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# Electric Current

###### Jonathan Osbourne

###### Jonathan Osbourne

**PhD., University of Maryland**

Published author

Jonathan is a published author and recently completed a book on physics and applied mathematics.

**Electric current** is the rate of charge flow as charge moves through a conductor. Current is conventionally taken to be in the direction of positive charge flow. Current is caused by differences in electric potential and always flows from high to low. Charge flow is given in 1 coulomb/second or 1 Ampere. *current = charge passing a given point / time*.

So what is electric current? Electric current is the rate of charge flow. So electric current is something that happens when I have charge moving through a conductor or whatever.

Whenever I've got charge moving, I've got an electric current. So current is equal to charge passing by a given point divided by how long it too that charge to pass by that given point. It's given by the symbol i and the unit, of course SI units, what's charge? Coulombs. What's time? Seconds. So we got coulomb per second. One coulomb per second is called one ampere or amp, alright. So the current gives the number of coulombs of charge passing a given point in one second. So if for example my current is 3 amps, then that means that every second, 3 coulombs of charge pass by my given point. Alright.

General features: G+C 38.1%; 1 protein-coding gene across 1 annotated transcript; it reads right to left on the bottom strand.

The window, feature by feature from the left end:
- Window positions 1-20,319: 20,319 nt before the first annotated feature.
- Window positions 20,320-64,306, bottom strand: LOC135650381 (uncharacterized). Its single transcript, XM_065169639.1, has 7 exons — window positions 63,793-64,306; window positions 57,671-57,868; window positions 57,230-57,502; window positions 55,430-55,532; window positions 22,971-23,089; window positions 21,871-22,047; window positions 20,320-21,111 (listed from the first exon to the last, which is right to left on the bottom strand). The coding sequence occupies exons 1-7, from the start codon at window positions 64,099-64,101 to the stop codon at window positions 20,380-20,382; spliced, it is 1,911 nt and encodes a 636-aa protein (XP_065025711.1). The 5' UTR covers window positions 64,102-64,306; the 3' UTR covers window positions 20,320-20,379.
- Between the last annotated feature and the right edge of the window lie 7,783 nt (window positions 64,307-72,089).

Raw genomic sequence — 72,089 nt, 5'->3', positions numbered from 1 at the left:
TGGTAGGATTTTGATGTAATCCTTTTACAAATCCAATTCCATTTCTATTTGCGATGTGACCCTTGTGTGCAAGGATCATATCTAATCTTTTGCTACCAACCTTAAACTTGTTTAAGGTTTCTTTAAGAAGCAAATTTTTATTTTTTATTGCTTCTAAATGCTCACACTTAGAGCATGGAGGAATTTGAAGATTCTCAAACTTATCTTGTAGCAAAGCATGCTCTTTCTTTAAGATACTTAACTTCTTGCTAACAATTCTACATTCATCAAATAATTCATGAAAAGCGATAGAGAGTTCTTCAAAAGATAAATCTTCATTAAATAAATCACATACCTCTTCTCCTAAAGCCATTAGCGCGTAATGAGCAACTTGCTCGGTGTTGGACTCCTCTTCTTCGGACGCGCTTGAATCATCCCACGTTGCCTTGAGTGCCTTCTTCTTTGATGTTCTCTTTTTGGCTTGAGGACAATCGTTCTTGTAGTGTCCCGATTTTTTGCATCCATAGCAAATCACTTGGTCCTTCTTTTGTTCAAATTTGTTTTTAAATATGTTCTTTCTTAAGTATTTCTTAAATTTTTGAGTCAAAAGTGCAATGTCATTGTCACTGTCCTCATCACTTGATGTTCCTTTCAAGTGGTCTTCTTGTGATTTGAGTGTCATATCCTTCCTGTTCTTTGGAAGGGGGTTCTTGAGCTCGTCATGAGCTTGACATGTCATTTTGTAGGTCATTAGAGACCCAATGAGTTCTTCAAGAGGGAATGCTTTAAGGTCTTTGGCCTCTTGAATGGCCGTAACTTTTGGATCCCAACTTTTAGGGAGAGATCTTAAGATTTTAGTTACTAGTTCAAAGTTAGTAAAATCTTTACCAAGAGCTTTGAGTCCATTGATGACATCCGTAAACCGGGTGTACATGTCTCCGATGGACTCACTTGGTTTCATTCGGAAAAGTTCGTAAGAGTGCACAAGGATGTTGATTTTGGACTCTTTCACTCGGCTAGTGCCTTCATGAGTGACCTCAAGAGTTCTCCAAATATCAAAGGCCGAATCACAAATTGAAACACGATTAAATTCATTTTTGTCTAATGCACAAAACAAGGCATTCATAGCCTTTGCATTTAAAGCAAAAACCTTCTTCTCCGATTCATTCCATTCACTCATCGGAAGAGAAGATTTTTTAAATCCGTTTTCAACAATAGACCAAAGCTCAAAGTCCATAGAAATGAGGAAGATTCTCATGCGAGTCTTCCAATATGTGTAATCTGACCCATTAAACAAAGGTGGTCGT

There's the convention that essentially everybody uses for current. And that is that current is taken to be in the direction of positive charge flow. Now we use this convention despite the fact that in almost every situation, electrons are usually going the other way. But it's kind of easier for us to talk about positive quantities and you know what, Ben Franklin was good but he didn't know everything. So he assigned the electron negative charge instead of positive. Oh well, you deal with what you're given.

Alright. So potential difference is what causes current to flow. If I've got a high potential over here and a low potential over here, then my current is going to go this way because positive charge wants to go away from the high potential and towards the low potential. So that's the way that we can make current flow, is we can make one side of a conductor at a high potential and the other side at a low potential. So we always flow from high to low.

And that's current.

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###### Jonathan Osbourne

PhD., University of Maryland

He’s the most fun and energetic teacher you’ll ever meet. He makes every lesson sound like the most exciting topic ever so you never get bored when he's teaching.

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